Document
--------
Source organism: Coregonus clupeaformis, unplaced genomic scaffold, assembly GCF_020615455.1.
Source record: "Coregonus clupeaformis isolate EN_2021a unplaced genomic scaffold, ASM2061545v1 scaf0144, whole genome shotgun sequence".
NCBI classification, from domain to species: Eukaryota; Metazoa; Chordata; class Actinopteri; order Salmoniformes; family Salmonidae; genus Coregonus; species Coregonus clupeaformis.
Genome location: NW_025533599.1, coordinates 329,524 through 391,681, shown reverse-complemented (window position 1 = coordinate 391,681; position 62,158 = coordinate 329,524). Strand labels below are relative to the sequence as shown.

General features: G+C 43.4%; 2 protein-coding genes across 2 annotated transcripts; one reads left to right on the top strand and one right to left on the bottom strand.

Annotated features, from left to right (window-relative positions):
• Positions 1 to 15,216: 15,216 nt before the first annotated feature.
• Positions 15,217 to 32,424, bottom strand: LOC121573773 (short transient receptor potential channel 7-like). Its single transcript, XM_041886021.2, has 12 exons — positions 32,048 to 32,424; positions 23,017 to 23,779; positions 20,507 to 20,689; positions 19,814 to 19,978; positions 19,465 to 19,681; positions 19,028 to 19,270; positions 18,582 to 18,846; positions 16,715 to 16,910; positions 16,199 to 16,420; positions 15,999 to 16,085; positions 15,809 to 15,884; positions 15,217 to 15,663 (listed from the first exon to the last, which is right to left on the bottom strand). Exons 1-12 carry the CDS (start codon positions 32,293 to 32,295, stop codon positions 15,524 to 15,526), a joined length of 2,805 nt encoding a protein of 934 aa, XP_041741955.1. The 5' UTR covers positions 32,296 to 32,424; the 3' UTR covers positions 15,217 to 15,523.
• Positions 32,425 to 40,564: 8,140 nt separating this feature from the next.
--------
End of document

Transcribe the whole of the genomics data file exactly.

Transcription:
Source organism: Coregonus clupeaformis, unplaced genomic scaffold, assembly GCF_020615455.1.
Source record: "Coregonus clupeaformis isolate EN_2021a unplaced genomic scaffold, ASM2061545v1 scaf0144, whole genome shotgun sequence".
NCBI classification, from domain to species: Eukaryota; Metazoa; Chordata; class Actinopteri; order Salmoniformes; family Salmonidae; genus Coregonus; species Coregonus clupeaformis.
Genome location: NW_025533599.1, coordinates 329,524 through 391,681, shown reverse-complemented (window position 1 = coordinate 391,681; position 62,158 = coordinate 329,524). Strand labels below are relative to the sequence as shown.

General features: G+C 43.4%; 2 protein-coding genes across 2 annotated transcripts; one reads left to right on the top strand and one right to left on the bottom strand.

Annotated features, from left to right (window-relative positions):
• Positions 1 to 15,216: 15,216 nt before the first annotated feature.
• Positions 15,217 to 32,424, bottom strand: LOC121573773 (short transient receptor potential channel 7-like). Its single transcript, XM_041886021.2, has 12 exons — positions 32,048 to 32,424; positions 23,017 to 23,779; positions 20,507 to 20,689; positions 19,814 to 19,978; positions 19,465 to 19,681; positions 19,028 to 19,270; positions 18,582 to 18,846; positions 16,715 to 16,910; positions 16,199 to 16,420; positions 15,999 to 16,085; positions 15,809 to 15,884; positions 15,217 to 15,663 (listed from the first exon to the last, which is right to left on the bottom strand). Exons 1-12 carry the CDS (start codon positions 32,293 to 32,295, stop codon positions 15,524 to 15,526), a joined length of 2,805 nt encoding a protein of 934 aa, XP_041741955.1. The 5' UTR covers positions 32,296 to 32,424; the 3' UTR covers positions 15,217 to 15,523.
• Positions 32,425 to 40,564: 8,140 nt separating this feature from the next.